In a more socially distanced, remote-first or hybrid world, these physical challenges may no longer work to engage all employees equally. However, group fitness classes can provide an accessible alternative. Yoga, pilates and dance instructors have all pivoted to hosting classes virtually. Signing teams up for a regular weekly session, for employees that would like to join, can add a new dimension to your virtual office experience.

6. Whole-company virtual experiences

In a remote-first or hybrid working context, traditional employee engagement activities like a sales kick-off, offsite or internal conference will become more challenging. Yet finding inclusive, whole-company ways to connect will become even more important.

Back in May, we held a 26-hour Zoom-a-thon to help raise funds for Global Foodbanking Network. It was an event designed to reinforce our company value of Be you. Be more., and to help maintain our employees’ sense of connection during the disorientating early months of lockdown. Our employees took turns to host a 30-minute slot on an ongoing Zoom call, and topics included the history of hip-hop, a photography lesson, and even a course on boat-building.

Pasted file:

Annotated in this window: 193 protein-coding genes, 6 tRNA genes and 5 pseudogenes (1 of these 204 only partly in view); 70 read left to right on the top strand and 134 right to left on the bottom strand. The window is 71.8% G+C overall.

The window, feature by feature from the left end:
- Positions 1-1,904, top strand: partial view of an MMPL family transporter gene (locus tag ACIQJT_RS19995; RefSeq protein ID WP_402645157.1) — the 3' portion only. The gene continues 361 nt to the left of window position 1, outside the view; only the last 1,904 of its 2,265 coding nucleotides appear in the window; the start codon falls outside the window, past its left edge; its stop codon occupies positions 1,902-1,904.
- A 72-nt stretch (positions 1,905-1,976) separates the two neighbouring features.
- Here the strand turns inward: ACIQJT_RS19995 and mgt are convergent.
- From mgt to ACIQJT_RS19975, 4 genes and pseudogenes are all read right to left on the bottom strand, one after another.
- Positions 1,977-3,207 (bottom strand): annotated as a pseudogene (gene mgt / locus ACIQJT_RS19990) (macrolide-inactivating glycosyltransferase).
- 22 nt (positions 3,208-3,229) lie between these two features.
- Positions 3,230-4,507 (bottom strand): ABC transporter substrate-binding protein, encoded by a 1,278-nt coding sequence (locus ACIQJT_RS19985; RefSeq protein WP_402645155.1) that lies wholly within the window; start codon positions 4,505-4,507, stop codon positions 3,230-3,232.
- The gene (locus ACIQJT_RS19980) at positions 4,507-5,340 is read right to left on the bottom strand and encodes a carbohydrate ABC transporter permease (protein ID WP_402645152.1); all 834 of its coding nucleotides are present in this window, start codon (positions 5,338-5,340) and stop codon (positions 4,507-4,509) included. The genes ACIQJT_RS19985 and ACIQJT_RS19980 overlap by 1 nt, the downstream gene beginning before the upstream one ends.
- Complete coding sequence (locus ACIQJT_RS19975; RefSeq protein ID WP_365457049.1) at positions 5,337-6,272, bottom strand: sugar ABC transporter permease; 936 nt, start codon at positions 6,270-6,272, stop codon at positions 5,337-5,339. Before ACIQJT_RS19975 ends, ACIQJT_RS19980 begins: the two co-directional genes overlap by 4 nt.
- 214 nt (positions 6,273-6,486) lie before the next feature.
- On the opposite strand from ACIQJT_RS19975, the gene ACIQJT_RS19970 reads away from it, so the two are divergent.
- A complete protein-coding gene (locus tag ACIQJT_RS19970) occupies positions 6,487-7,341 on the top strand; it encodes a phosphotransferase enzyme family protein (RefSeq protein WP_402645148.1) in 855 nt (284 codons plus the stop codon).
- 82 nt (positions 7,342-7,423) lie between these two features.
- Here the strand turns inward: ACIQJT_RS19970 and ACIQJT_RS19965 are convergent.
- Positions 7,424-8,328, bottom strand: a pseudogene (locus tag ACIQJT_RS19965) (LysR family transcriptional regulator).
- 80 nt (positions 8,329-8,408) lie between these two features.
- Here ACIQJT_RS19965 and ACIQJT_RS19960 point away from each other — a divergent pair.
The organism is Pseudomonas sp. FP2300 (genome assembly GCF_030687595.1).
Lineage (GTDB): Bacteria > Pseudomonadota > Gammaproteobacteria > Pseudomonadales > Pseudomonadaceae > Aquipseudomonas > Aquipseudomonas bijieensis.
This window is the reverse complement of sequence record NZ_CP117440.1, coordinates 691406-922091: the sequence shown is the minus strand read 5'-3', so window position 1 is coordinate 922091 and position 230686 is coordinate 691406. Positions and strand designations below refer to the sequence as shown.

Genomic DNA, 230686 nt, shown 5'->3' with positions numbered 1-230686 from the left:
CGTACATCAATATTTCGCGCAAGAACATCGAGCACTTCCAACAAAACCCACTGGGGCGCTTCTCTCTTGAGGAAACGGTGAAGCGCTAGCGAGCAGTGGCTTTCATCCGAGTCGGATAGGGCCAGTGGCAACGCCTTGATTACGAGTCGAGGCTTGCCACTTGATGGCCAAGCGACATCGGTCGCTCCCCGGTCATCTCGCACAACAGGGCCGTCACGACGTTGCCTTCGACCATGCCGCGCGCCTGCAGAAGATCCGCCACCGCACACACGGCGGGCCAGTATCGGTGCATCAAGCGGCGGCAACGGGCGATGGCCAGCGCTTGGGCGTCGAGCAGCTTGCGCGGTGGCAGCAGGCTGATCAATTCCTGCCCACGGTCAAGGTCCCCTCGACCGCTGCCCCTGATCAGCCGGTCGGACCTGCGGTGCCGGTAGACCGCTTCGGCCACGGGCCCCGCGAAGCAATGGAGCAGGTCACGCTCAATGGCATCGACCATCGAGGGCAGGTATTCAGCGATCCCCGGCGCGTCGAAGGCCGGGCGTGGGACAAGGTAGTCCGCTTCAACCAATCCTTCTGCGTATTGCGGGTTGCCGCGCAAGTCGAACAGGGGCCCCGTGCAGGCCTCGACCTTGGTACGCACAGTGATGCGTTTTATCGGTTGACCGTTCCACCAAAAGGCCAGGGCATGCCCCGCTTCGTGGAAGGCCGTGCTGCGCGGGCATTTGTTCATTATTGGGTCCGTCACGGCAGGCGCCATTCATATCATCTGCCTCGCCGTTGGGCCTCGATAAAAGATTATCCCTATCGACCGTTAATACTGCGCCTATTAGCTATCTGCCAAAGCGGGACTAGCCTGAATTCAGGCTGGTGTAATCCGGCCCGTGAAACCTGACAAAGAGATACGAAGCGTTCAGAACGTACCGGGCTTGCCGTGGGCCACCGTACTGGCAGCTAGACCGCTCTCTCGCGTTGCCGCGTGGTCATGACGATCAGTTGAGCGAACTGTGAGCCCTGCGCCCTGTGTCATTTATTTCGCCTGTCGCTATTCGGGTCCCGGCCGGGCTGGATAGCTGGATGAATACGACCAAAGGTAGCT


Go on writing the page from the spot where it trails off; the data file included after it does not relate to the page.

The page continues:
What we found was that our Peakons really valued the opportunity to do something together – and that this sense of shared culture had become more important as a result of no longer sharing an office. It gave our people the opportunity to embrace their creative sides, express themselves, and understand a little more about one another. It’s an experience that we’ll be applying more often going forward – and one we’d definitely recommend to others.

Auteur - Camille Hogg